Sunday, October 7, 2007

Film - Power and Passion: The Technology of Orgasm

On July 28th, I attended the premiere of Passion and Power: The Technology of Orgasm at Lincoln Center. This new documentary by Emiko Omori & Wendy Slick has what seems like a rather esoteric topic as its subject matter: the history of the vibrator. But the filmmakers do an extraordinary job of placing this history within the context of feminism, by examining the different ways that women’s sexuality and pleasure have been viewed over the years. The movie is based on a book of the same name by historian Rachel Maines, and the filmmakers enriched that story by incorporating interviews with several women who themselves made history. They did so by making vibrators available to women, and by actively teaching women that they could have orgasms, even if they weren’t getting them from their partners, or if they had no partner. To my immense delight, some of these women were there at the opening, and participated in a brief Q&A after the screening. Alongside Professor Maines, the directors, and the comedian Reno (who provided some of the film’s funniest moments), stood Betty Dodson and Dell Williams. Betty Dodson is well-known for her books & workshops, which together have taught countless women how to masturbate (without guilt). Dell Williams facilitated that process by opening Eve’s Garden, a store where women could buy vibrators & be educated about their use in a safe, non-sleazy environment. Now, we take these things for granted, but back in the 60’s & 70’s, this was very, very radical stuff, bound up intrinsically with the women’s rights movement. Betty and Dell are in their 70’s and 80’s respectively, and while Betty in particular continues to be very active and Eve’s Garden is still open, it was absolutely wonderful to see them there, at the premiere of a movie that places them in their proper historical context. Unfortunately, one of the women whose story was featured could not be in attendance. This woman, the most solid citizen you can imagine, sold vibrators in Texas, one of four states which still prohibits the sale of sex toys. Without giving away all of her story, I can tell you that it ended badly, and the filmmakers told us that they have no idea where she is today.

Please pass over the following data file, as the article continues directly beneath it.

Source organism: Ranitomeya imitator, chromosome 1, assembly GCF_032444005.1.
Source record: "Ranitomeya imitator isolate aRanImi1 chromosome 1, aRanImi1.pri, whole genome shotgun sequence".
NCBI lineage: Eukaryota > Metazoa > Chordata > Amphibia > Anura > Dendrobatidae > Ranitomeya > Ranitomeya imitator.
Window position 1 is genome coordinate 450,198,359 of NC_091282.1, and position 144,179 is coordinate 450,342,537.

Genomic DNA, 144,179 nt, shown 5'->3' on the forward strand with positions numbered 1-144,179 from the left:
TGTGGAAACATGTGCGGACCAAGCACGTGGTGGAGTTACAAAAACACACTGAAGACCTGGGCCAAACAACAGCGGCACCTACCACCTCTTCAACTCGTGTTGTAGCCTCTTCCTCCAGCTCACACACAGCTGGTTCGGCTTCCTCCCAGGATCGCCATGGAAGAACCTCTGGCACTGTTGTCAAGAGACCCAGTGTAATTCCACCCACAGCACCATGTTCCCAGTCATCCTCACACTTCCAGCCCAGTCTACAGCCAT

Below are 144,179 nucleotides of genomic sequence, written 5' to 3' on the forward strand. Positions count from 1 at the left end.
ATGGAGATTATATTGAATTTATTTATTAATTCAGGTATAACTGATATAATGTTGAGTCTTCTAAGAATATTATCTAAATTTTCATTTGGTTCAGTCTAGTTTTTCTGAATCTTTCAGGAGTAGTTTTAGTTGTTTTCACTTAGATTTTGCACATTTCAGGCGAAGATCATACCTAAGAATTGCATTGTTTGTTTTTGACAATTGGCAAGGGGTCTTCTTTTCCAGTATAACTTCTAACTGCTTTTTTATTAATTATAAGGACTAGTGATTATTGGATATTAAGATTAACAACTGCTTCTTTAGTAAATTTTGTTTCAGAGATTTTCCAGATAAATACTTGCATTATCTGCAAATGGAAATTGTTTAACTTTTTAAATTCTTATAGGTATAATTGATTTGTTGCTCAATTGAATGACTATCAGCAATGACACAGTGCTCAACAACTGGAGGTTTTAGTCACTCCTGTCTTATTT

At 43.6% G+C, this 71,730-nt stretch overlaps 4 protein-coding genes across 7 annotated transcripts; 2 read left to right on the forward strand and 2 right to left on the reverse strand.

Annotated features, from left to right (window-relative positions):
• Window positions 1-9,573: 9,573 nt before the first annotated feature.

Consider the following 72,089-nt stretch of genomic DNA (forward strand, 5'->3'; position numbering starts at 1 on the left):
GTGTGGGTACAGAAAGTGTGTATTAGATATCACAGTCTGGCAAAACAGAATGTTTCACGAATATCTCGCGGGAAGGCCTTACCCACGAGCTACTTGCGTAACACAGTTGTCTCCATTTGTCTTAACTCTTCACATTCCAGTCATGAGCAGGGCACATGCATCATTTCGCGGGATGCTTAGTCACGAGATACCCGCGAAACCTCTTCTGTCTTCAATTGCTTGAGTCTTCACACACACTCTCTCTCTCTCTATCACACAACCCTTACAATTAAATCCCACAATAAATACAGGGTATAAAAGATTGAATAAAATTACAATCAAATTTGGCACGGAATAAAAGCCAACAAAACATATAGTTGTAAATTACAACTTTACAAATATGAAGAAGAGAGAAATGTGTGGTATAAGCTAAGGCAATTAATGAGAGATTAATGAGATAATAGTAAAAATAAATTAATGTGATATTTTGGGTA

You can read more about the film, and buy a copy of it, here:

For more on Betty Dodson, see her website (note: contains explicit sexual material some may find offensive):

And to explore Eve’s Garden:

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